RoboKind, a leader in social robotics, continues to develop curriculum benefiting children with autism spectrum disorder (ASD). The Center for Disease Control (CDC) reports only 43 percent of children with ASD receive developmental evaluations by age three. Recognizing the benefits for early intervention, Octorara Primary Learning Center (PLC) has implemented RoboKind’s Robots4Autism curriculum with accompanying humanoid robot Milo.
“The scope of available lessons in Robots4Autism gives students the opportunity to practice critical skills, like making introductions and greetings, initiating conversation and identifying expressions,” said Amy Fichter, an autism training and consultation (TaC) provider with the Chester County Intermediate Unit, Downington, PA.
Milo, the interactive robot, delivers lessons from the research-based Robots4Autism curriculum. Modules include conversational skills, emotional understanding and situational practices for peer interactions. With a distinct range of facial expressions and natural body movements, Milo engages students through repeated behavior modeling and emotion recognition tasks.
According to Fichter, Robots4Autism is a strong fit for Octorara PLC because it encourages students to acquire social skills using Milo and independently generalize them outside of the autism support classroom. For example, when responding to an adult’s affective greeting, one student applied the correct body position, smiling and verbal greeting she learned with Milo.
At Octorara PLC, students interact with and learn from Milo in both 1:1 instructional settings and group settings. Each student has access to the curriculum for approximately 90 minutes each week.
“We’re pleased to see how well Robots4Autism is supplementing the autism instructional program at Octorara PLC,” said Fred Margolin, CEO and co-founder of RoboKind. “Early intervention is critical for supporting students with ASD. Octorara PLC is a model school for advancing the social ability of children with autism at an early age.”
Since introducing Milo to students, Fichter says her staff has seen an increase in the number of completed lessons within each session. Other benefits include a decrease in transition time and a decrease in the number of trials it takes students to complete each lesson.
Fichter plans to acquire an additional Milo to provide more Chester County district students the opportunity to obtain the same success her staff has seen with the initial group of students.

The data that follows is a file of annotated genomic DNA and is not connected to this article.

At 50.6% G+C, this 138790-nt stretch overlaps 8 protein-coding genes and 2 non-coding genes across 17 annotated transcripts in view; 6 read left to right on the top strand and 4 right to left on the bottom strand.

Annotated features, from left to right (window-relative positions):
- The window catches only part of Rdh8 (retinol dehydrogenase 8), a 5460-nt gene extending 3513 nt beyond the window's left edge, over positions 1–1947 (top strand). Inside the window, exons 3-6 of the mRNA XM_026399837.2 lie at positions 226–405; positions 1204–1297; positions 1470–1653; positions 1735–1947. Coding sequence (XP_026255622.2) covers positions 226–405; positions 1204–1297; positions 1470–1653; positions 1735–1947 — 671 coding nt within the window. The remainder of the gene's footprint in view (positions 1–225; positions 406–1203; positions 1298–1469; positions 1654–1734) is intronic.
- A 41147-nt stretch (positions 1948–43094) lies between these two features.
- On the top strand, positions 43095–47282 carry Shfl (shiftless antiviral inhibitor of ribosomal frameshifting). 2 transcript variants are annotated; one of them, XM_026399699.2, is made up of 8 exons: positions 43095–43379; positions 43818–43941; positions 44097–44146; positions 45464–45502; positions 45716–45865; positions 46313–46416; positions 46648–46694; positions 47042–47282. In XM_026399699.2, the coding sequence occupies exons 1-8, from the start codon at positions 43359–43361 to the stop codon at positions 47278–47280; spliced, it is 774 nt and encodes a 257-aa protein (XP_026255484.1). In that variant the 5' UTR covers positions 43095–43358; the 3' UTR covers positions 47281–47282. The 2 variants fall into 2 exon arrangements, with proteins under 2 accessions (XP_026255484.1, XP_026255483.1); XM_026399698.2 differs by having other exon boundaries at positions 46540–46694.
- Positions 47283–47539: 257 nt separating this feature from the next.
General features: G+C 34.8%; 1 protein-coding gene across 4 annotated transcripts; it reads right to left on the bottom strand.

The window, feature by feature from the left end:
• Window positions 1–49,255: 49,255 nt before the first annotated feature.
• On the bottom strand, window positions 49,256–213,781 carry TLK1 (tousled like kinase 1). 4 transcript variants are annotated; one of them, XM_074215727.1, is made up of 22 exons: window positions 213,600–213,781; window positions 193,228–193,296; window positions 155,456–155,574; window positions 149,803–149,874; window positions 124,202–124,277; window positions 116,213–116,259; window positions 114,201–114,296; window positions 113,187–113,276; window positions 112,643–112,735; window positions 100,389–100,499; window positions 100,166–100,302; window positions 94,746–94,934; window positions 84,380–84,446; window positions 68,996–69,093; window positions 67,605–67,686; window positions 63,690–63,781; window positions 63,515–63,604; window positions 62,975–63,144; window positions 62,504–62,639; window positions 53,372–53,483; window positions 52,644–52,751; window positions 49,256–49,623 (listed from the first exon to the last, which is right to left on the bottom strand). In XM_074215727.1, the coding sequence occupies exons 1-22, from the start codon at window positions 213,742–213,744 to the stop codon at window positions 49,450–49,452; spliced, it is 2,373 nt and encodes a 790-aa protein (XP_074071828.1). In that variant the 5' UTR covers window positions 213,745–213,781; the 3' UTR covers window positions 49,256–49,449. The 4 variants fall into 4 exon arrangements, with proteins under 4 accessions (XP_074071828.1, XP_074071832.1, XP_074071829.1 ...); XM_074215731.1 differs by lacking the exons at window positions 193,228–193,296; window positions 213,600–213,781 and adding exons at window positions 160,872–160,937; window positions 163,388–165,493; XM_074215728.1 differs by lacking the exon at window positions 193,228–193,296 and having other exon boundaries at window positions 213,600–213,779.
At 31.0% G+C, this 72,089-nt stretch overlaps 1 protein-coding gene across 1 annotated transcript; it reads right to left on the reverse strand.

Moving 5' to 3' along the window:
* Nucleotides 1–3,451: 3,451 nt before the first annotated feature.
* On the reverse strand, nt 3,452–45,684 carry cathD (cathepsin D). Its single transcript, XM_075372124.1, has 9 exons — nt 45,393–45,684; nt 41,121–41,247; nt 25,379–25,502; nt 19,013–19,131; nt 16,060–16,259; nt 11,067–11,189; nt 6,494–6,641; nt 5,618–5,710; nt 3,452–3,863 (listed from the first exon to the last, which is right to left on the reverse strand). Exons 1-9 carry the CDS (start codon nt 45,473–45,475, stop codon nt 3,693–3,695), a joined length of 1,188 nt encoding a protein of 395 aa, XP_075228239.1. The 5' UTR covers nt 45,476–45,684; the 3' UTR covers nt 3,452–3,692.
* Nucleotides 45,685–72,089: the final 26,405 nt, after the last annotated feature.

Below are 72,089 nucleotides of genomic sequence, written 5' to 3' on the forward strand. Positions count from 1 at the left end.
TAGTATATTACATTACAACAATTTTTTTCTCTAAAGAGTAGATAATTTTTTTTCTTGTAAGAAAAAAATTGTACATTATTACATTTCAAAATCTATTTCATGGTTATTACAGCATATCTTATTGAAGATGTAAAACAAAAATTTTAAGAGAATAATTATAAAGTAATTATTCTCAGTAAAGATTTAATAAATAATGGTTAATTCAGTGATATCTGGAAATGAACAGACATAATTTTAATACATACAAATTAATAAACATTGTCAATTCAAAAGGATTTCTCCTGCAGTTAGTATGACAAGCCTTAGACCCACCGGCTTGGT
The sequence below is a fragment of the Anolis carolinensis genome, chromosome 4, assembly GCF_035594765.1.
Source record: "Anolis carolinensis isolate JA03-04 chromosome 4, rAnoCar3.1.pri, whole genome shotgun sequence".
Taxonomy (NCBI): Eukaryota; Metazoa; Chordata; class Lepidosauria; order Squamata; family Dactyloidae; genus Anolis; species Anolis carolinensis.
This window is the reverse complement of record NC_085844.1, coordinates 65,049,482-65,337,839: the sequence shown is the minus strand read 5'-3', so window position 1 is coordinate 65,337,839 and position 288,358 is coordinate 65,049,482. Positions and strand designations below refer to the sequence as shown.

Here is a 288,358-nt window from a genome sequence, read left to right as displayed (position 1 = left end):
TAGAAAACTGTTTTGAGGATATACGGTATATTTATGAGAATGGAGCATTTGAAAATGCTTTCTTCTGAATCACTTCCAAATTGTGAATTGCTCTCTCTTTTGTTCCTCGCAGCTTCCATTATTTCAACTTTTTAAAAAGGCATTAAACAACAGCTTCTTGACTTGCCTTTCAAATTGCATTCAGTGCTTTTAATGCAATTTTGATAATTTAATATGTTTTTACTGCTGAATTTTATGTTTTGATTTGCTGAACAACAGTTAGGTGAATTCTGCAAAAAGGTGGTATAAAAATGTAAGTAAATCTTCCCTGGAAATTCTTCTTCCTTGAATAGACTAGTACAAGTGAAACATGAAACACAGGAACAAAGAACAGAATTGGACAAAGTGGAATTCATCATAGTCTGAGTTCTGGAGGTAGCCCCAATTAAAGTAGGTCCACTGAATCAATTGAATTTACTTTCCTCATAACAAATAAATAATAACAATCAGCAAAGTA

“Milo and the Robots4Autism curriculum have filled our classroom with laughter and smiles,” Fichter said. “We want that same level of excitement in all of the schools we work with.”
As an autism training and consultation (TaC) provider with the Chester County Intermediate Unit in Pennsylvania, Amy Fichter does her research when introducing new intervention methods to staff members. She is responsible for providing guidance and information on the topic of autism to all 12 of the Chester County school districts.
When acquiring humanoid robot Milo for K-2nd grade students in the autism support classroom at the Octorara Primary Learning Center (PLC), Fichter’s first measurement of student engagement was the amount of “smiles and laughter” that filled the classroom.
The Octorara PLC added one Milo to her intervention repertoire through a district grant application. Fichter and her colleagues chose Milo because of the robot’s distinct range of facial expressions, scope and sequence of its accompanying research-based curriculum, Robots4Autism, and the school’s emphasis on early-intervention.
Fichter’s purpose for introducing Milo was to extend opportunities for young students to not only acquire social skills using Milo, but also to be able to generalize acquired skills outside of the autism support classroom, independently.
“I wanted to provide an innovative, evidence-based approach to teaching,” Fichter said. “Milo immediately brought excitement and motivation to the classroom among both students and staff.”
RoboKind designs and builds a series of robots that enable people to engage with robots on a personal level. Through Robots4Autism RoboKind leverages these advanced social robots to supplement autism therapy and special education. The programs use humanoid robots that feature life-like facial expressions, natural social interaction and comprehensive curriculum to assist educators and therapists